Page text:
If you were to touch a digital display screen with a normal glove, you would probably get burned. Touching a physical display screen without a glove can also be dangerous. Grown-ups shouldn’t need a protective glove to hold themselves to a checkbook. Why do gloves fail to work on touch screens? It all has to do with the finger’s construction and the mechanical design of a common glove.
Let’s start with the glove’s finger. A typical glove has a thick, hard outer layer made of Kevlar or similar metal. The thicker the finger, the harder it is to bend the glove. In this way, it ensures that your finger will stick to the screen.
But when you apply pressure to a display screen, you apply it to your fingers. You don’t stick your fingers to a hard surface, so why do gloves fail to work? First, the hard surface irritates the skin. The skin is meant to protect our fingers from things like dirt and dust. When we rub a hard material against our skin, the material rubs back and irritates the skin even more, causing even more irritation.
This causes a problem for gloves. Gloves are supposed to be used to protect your fingers from physical contact with a hard surface. When touching a display screen, you stick your finger to it and then rub your finger against the screen. If the display has a rough, slippery surface, the friction caused by the finger’s motion against the screen causes the display to ripple and shake. You should not have to keep rubbing your finger against the screen, and it certainly shouldn’t rub your skin.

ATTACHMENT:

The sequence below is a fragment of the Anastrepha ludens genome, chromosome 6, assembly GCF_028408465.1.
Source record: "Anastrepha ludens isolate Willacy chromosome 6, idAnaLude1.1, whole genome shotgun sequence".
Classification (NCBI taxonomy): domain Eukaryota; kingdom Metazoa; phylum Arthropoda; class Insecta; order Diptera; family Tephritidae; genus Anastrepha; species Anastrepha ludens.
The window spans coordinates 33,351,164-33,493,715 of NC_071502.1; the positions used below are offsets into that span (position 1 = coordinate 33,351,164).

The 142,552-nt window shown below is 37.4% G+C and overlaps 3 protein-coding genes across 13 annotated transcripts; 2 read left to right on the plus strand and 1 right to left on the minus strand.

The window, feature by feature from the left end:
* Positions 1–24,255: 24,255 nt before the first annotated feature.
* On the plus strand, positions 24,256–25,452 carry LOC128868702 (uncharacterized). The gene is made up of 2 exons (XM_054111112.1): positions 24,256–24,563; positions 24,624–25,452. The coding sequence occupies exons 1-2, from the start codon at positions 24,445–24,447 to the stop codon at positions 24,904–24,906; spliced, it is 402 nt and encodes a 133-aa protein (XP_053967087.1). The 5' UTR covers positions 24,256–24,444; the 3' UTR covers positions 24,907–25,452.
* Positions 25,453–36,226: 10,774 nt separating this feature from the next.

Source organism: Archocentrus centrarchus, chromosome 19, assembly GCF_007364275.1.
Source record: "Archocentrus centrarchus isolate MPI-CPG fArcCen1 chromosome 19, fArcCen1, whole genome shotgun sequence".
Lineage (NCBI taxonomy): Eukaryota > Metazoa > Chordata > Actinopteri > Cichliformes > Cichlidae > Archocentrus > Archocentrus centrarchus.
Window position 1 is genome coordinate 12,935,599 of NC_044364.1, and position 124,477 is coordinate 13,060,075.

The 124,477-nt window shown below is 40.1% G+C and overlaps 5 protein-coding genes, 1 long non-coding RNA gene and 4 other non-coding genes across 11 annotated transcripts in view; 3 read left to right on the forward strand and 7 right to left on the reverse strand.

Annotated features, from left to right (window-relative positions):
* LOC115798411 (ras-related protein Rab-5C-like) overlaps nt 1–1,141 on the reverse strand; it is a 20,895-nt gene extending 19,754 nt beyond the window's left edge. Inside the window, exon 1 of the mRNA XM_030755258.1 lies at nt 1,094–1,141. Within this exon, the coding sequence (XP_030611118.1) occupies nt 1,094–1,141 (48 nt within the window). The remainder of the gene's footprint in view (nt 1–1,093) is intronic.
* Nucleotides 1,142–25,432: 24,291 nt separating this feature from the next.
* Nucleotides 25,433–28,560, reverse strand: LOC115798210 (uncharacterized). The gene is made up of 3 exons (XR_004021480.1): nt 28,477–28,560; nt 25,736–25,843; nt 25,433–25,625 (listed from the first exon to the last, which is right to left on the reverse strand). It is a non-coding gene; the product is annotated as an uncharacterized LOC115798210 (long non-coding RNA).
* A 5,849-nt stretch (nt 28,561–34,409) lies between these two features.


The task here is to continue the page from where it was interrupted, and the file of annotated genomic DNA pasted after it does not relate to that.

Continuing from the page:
You also have to take into account the mechanical design of most gloves. If you wear a glove that does not provide adequate air flow around your finger, you will feel hot on the tip of your finger and in your palm. This discomfort can cause you to lose some of the tactile information provided by a display. It’s not enough to have a glove that does the job – you need one that’s comfortable and appropriate. It’s not that uncomfortable when you’re using the gloves – it’s the discomfort of having to wear them.
So, in summary, while a glove may seem like a good idea when you are considering whether or not to use a particular device, the problem lies in the mechanical design of most gloves, as well as the way that they can interfere with your ability to get a sense of your finger’s actual physical contact with the screen. In short, the question “Why do gloves not work on touch screens?” is one of those that’s easier to answer than the question “How do gloves work?” The answer to both of these questions is that gloves should be used in a manner that prevents too much physical contact with the equipment – otherwise, you just won’t get a sense of how your finger is actually feeling.